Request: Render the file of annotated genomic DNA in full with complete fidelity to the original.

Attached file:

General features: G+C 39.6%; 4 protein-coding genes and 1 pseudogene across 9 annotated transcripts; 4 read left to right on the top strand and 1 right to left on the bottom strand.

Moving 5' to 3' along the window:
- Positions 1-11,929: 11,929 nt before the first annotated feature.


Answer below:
General features: G+C 39.6%; 4 protein-coding genes and 1 pseudogene across 9 annotated transcripts; 4 read left to right on the top strand and 1 right to left on the bottom strand.

Moving 5' to 3' along the window:
- Positions 1-11,929: 11,929 nt before the first annotated feature.